During the penultimate mountain stage Thor Hushovd (Cervélo TestTeam) regained the green jersey from Alessandro Petacchi (Lampre-Farnese Vini). The Norwegian road champion worked his way over the four giant climbs featuring in stage 16 and made it into the yellow jersey group that sprinted for tenth place in Pau. Hushovd won the sprint and gained six points for the green jersey competition, putting him four points ahead of his Italian rival.
Even though the stage profile didn't seem to benefit the sprinters since the two intermediate sprints were situated after the Col de Peyresourde, Col d'Aspin, Col du Tourmalet and Col d'Aubisque, Hushovd explained that he did seize the moment to take some extra points over his rivals.
"It was an important day. I knew it was a good chance to try to get some more points," Hushovd said. After struggling on the Col de Peyresourde and the Col d'Aspin early on Hushovd recovered as the speed in the yellow jersey group dropped significantly. On the legendary Col du Tourmalet the Norwegian even jumped clear from this group, before getting dropped near the top.
Teammate Carlos Sastre helped him through these tough moments and on the Col d'Aubisque the Norwegian managed to stay in touch with the yellow jersey group. "The team did a great job helping me get over the climbs. With the break up the road, we knew there were some points waiting at the finish line. It's important to take many whenever you have the opportunity. The green jersey always comes down to who is the strongest rider over three weeks," Hushovd said.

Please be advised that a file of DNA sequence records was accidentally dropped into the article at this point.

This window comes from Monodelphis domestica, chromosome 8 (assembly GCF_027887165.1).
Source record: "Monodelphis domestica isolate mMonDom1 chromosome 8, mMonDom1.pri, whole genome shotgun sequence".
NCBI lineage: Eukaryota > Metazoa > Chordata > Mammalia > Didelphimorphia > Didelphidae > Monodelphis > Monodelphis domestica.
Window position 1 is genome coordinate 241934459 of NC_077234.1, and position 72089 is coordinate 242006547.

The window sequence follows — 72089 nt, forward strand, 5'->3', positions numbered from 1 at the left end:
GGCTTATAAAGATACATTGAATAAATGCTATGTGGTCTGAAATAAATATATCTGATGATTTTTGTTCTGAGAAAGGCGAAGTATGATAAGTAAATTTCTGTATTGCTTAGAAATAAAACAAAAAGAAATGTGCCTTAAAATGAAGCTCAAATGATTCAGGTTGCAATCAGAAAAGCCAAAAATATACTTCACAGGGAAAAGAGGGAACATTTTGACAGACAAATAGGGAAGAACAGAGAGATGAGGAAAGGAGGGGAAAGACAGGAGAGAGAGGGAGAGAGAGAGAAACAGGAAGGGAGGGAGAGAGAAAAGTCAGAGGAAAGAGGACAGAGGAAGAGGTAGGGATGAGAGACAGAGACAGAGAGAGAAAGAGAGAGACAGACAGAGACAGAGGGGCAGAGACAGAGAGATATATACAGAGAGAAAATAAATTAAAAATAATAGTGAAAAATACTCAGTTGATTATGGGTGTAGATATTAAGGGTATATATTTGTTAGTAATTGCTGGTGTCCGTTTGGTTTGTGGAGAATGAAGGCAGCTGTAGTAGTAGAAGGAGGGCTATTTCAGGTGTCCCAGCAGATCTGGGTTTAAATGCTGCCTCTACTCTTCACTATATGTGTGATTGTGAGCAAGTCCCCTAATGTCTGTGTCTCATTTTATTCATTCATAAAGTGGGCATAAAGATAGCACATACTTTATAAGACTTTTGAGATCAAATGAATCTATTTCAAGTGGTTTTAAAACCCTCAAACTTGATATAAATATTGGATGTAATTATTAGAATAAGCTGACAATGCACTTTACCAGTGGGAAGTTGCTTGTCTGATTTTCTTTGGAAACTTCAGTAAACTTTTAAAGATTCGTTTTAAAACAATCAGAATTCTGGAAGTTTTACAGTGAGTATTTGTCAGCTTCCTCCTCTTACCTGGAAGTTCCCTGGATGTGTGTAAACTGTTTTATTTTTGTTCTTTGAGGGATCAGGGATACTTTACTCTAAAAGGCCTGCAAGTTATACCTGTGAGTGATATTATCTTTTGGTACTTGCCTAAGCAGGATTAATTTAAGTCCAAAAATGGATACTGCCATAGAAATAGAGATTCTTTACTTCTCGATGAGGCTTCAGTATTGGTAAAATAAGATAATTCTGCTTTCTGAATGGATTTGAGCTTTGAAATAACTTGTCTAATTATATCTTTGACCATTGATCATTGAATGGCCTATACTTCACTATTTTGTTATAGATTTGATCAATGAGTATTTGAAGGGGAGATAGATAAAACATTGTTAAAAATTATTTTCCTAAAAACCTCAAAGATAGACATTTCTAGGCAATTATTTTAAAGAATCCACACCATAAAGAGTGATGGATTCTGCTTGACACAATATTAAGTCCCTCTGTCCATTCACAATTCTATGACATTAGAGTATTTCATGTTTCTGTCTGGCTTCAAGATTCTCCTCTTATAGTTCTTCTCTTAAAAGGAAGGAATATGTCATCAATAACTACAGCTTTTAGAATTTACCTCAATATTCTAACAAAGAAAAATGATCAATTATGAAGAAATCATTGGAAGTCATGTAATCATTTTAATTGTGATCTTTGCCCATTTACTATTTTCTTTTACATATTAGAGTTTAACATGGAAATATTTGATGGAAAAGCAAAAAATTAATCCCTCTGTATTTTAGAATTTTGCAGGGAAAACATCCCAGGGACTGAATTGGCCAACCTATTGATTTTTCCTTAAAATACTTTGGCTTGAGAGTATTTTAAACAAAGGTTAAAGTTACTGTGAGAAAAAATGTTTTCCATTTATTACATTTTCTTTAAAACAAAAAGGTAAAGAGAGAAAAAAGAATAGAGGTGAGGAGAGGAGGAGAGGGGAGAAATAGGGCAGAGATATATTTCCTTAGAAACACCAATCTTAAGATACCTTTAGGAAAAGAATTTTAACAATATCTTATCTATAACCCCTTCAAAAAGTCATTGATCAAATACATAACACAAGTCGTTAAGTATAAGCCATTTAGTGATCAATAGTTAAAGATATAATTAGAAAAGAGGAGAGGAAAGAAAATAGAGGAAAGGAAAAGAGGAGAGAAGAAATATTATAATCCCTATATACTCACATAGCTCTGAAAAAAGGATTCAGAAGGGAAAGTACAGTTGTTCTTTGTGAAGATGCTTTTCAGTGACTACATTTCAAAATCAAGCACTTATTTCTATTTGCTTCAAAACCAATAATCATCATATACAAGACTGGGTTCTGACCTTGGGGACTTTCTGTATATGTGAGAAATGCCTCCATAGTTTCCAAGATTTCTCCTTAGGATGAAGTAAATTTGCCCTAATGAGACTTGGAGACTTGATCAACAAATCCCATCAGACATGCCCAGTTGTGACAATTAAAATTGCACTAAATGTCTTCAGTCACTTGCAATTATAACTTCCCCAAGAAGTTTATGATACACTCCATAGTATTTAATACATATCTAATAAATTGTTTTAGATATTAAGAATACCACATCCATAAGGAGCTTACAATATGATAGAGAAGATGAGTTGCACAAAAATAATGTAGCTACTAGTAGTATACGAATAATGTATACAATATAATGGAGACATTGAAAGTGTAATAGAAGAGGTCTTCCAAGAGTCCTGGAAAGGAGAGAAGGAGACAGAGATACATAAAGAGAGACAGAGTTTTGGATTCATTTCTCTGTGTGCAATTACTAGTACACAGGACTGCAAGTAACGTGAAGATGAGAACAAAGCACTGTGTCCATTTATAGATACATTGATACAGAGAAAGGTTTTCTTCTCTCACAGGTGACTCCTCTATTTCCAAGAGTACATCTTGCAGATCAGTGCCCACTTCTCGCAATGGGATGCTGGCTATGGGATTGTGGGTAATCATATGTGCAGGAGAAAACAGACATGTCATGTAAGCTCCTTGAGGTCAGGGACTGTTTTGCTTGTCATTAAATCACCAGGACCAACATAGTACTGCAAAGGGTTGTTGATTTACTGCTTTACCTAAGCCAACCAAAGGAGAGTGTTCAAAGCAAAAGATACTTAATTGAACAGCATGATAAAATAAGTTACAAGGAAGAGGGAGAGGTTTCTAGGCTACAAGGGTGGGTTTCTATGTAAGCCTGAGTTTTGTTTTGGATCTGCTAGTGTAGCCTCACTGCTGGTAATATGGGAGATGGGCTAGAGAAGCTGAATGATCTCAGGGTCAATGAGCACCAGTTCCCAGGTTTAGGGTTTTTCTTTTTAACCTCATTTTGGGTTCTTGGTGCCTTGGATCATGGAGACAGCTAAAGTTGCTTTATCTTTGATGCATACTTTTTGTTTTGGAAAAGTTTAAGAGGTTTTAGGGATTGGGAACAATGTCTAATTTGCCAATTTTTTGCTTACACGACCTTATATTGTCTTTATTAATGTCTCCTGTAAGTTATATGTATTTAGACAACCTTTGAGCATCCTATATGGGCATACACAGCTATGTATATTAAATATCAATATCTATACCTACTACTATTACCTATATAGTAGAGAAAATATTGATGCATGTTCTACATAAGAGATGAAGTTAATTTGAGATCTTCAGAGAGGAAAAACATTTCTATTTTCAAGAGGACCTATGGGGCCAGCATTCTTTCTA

Tomorrow he will surely feel the pain from today's actions but the rest day comes at the perfect moment for Hushovd.
Alessandro Petacchi, the now-former green jersey wearer, has been in the picture on a non-sportive side today - being linked to the Padova investigation - and the Italian didn't try to follow Hushovd, finishing in the gruppetto nearly 30 minutes after the Norwegian. "Petacchi is the most dangerous rival," Hushovd said, although with two sprinter's stages left also Mark Cavendish could still be a threat.
Sastre seeks stage win
Hushovd's teammate Carlos Sastre hasn't been performing as expected regarding his general classification ambitions and the 35-year-old Spaniard has switched his attention to stage wins. During Sunday's stage to Ax-3-Domaines he made a late effort that was countered by the accelerations in the yellow jersey group.
On Tuesday the Spaniard was active again as he featured in the highly rated lead group that went clear on the Col de Peyresourde. On the Col d'Aspin Sastre was working hard at the front of this group but once his breakaway and the yellow jersey chase group merged at the foot of the Col du Tourmalet it was time for Sastre to sit up.
"I was looking again for the breakaway, like always. We went to the maximum but it didn't work out. We went over two climbs, but the gap was hovering around 25-30 seconds, and no one really took enough digs to make a real difference," Sastre said. "Finally, I decided to stop because I realized it would be difficult to stay away."
Others stayed away, though, and at the conclusion of stage 16 Chris Horner (RadioShack) and Ruben Plaza Molina (Caisse d'Epargne) gained enough time in the decisive break to bump Sastre down two positions on general classification where he now occupies 15th place overall.